Last week, the amazing Jena wrote this post about the difference between nowhere and now here being a simple small space, pause, a breath, a moment to be present.  In this post she quotes Sue Monk Kidd’s Firstlight:

Someone pointed out to me that the words now, here, and nowhere have the same arrangement of letters, but differ when a small space is inserted. Likewise a fine space separates us from experiencing our life as nowhere or now here.

Attentiveness is entering fully the moment you are currently in, no matter how hassling or mundane, and simply being present with it.

“Ah yes”  I said.  The words resonated with me.  They made sense.  They settled into my heart even while my head was spinning-on fast forward ever still.  Skipping the pause.  I missed it even as I got it.

This morning, before the sun rose, before I realized my mistake, before another friend told me that I had missed the blessed event, I was taking a long walk, a walk I am now taking most mornings.  This long walk is part of my plan to get to a healthy weight.  The last few times this walk has been an exercise in speedwalking into the future.  I walk and I immediately start praising myself for getting up so so early and think I proud I will feel when I have done it all week!  I start thinking about how come spring how healthy and strong I will be!  I walk and I am thinking about bathing suits and feeling good in them again, about sitting in pools and jacuzzis, about sexy little sundresses. 

I caught myself this morning–half way into the walk–when I realized I didn’t even notice much of what I had seen, had missed the birds, the change in the sky.  Somewhere out of the buzz that was in my brain, Jena’s words, Sue Monk Kidd’s words stopped me cold in my tracks.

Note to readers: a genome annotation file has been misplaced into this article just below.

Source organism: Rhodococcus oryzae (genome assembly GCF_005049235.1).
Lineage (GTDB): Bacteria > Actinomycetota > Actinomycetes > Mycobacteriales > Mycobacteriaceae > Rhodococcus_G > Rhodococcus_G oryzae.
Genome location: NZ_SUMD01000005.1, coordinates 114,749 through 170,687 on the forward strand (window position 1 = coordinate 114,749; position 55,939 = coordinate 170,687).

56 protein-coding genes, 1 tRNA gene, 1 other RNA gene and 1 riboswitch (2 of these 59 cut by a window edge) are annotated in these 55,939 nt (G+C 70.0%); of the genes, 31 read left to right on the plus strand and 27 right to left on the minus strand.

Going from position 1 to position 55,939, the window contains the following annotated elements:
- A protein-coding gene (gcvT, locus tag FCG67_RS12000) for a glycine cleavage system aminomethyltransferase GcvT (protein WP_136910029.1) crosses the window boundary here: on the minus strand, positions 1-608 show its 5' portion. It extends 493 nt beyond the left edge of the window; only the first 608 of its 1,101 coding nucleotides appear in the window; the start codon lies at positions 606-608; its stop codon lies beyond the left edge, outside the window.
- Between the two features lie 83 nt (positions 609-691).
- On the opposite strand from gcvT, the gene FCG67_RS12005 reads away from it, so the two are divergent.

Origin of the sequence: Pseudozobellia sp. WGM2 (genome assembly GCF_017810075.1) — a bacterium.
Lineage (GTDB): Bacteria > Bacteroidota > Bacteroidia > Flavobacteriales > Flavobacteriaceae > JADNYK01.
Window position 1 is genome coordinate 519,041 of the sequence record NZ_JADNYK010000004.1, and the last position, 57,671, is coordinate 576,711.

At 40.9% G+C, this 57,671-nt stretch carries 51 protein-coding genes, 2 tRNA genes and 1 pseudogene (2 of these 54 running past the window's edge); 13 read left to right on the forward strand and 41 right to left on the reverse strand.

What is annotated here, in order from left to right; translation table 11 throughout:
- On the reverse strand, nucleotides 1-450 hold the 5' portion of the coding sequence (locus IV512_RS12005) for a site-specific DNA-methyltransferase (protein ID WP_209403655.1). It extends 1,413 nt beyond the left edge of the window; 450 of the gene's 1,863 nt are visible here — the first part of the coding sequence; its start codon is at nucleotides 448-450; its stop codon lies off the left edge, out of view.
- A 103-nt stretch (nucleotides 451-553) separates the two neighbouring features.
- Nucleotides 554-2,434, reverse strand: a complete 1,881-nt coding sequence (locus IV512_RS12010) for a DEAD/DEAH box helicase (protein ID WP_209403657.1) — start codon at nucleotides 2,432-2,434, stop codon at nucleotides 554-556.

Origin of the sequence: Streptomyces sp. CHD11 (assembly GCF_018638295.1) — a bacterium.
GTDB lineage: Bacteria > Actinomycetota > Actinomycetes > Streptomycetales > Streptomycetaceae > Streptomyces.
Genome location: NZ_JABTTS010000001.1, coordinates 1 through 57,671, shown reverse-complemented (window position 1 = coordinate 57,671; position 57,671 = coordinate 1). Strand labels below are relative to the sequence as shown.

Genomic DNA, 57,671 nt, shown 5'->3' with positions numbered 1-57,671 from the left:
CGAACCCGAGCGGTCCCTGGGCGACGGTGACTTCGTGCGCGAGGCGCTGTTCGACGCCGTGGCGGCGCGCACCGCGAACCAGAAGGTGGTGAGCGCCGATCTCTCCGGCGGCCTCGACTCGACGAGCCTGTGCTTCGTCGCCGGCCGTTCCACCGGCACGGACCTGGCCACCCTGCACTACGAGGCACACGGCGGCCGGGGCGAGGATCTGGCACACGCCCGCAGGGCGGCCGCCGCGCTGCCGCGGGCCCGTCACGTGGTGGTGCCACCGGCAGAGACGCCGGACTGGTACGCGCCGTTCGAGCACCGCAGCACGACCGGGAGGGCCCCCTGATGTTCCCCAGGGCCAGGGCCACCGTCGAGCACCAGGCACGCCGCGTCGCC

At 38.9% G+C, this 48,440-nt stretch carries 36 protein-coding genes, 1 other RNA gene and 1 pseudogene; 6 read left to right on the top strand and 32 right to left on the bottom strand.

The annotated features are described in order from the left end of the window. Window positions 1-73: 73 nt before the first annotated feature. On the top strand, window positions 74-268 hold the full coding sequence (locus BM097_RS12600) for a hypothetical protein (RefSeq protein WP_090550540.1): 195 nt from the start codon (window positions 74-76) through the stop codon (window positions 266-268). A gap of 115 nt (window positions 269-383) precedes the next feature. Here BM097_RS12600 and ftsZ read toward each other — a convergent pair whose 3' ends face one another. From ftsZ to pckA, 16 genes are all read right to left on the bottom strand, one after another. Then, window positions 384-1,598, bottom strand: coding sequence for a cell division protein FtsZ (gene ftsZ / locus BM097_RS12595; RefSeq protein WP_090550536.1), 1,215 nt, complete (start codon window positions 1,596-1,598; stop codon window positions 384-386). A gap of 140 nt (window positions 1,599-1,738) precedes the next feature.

Now here…nowhere…Now here. 

One fine space.  A pause.  A breath. 

What had I missed on my walk while I was focused on how beautiful the future would be?  I thought about how I couldn’t get that bit back.  Those moments where I was lost in planning a future that may or may play out–those precious moments were gone.

I thought back to a time when life was falling apart.  When being present, when living in the now wasn’t a choice.  It was the only way to survive.   In the days and weeks after Juan announced he was leaving, in the months after he had moved out I was anchored in the present because it was all I could take.  When I allowed myself to think of our past, I fell apart on the spot, tears flowing, the grief of all we had lost overwhelming.  When I started to think of the future, of the next hour, next week, next month without him I was so terrified, so paralyzed I couldn’t breathe.  The only thing I could do was get through this minute in front of me, this breath, now the next one, and the one after that.  It was a gift that came from the pain, this mindfulness, this practice.  But it is one I have packed away, like a forgotten wedding present.  A once cherished treasure now shoved over to the side in the chaos of life.

Last night, as I was logging on to check my email, Max came and sat on my lap.  “Mama,” he said “Read to me.”  “In a minute babe…Mom’s just got to do this one thing.”  His answer was strong and clear.  “No mom…NOW.  I am tired.”  Yes.  In a few minutes he would be asleep.  The moment to read would be gone.  The email could keep.  “OK” I said, much to his surprise.  He was emboldened.